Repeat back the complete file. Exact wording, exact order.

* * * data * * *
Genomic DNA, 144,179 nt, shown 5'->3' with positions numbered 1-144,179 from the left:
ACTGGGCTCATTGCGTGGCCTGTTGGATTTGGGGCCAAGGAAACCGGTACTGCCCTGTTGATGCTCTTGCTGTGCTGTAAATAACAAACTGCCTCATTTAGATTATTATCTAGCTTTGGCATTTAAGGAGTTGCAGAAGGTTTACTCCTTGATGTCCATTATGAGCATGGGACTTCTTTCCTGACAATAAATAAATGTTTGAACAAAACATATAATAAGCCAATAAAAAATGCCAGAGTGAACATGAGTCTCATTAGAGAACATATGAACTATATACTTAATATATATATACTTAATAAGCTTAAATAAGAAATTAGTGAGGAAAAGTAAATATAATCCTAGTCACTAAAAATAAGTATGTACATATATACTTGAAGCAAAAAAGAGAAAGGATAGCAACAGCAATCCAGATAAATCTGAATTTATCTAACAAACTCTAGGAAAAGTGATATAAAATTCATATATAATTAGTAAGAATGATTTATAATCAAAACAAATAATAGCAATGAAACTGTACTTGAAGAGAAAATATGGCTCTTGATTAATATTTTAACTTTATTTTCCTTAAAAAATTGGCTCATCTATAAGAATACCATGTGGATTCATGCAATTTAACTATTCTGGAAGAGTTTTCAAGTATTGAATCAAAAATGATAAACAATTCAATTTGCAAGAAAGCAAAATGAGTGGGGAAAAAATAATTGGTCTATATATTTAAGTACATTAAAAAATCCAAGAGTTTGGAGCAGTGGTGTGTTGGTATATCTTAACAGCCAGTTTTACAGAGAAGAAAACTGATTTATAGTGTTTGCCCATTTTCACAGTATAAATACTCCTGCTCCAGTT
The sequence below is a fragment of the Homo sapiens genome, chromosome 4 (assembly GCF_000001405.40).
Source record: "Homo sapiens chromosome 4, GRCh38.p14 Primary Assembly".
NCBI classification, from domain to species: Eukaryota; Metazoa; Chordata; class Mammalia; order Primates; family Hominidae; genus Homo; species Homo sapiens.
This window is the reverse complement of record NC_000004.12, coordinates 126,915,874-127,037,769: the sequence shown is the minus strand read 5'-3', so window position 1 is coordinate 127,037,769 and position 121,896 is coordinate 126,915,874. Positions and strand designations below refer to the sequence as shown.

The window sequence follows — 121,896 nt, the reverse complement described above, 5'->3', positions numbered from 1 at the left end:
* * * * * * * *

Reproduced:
Genomic DNA, 144,179 nt, shown 5'->3' with positions numbered 1-144,179 from the left:
ACTGGGCTCATTGCGTGGCCTGTTGGATTTGGGGCCAAGGAAACCGGTACTGCCCTGTTGATGCTCTTGCTGTGCTGTAAATAACAAACTGCCTCATTTAGATTATTATCTAGCTTTGGCATTTAAGGAGTTGCAGAAGGTTTACTCCTTGATGTCCATTATGAGCATGGGACTTCTTTCCTGACAATAAATAAATGTTTGAACAAAACATATAATAAGCCAATAAAAAATGCCAGAGTGAACATGAGTCTCATTAGAGAACATATGAACTATATACTTAATATATATATACTTAATAAGCTTAAATAAGAAATTAGTGAGGAAAAGTAAATATAATCCTAGTCACTAAAAATAAGTATGTACATATATACTTGAAGCAAAAAAGAGAAAGGATAGCAACAGCAATCCAGATAAATCTGAATTTATCTAACAAACTCTAGGAAAAGTGATATAAAATTCATATATAATTAGTAAGAATGATTTATAATCAAAACAAATAATAGCAATGAAACTGTACTTGAAGAGAAAATATGGCTCTTGATTAATATTTTAACTTTATTTTCCTTAAAAAATTGGCTCATCTATAAGAATACCATGTGGATTCATGCAATTTAACTATTCTGGAAGAGTTTTCAAGTATTGAATCAAAAATGATAAACAATTCAATTTGCAAGAAAGCAAAATGAGTGGGGAAAAAATAATTGGTCTATATATTTAAGTACATTAAAAAATCCAAGAGTTTGGAGCAGTGGTGTGTTGGTATATCTTAACAGCCAGTTTTACAGAGAAGAAAACTGATTTATAGTGTTTGCCCATTTTCACAGTATAAATACTCCTGCTCCAGTT
The sequence below is a fragment of the Homo sapiens genome, chromosome 4 (assembly GCF_000001405.40).
Source record: "Homo sapiens chromosome 4, GRCh38.p14 Primary Assembly".
NCBI classification, from domain to species: Eukaryota; Metazoa; Chordata; class Mammalia; order Primates; family Hominidae; genus Homo; species Homo sapiens.
This window is the reverse complement of record NC_000004.12, coordinates 126,915,874-127,037,769: the sequence shown is the minus strand read 5'-3', so window position 1 is coordinate 127,037,769 and position 121,896 is coordinate 126,915,874. Positions and strand designations below refer to the sequence as shown.

The window sequence follows — 121,896 nt, the reverse complement described above, 5'->3', positions numbered from 1 at the left end: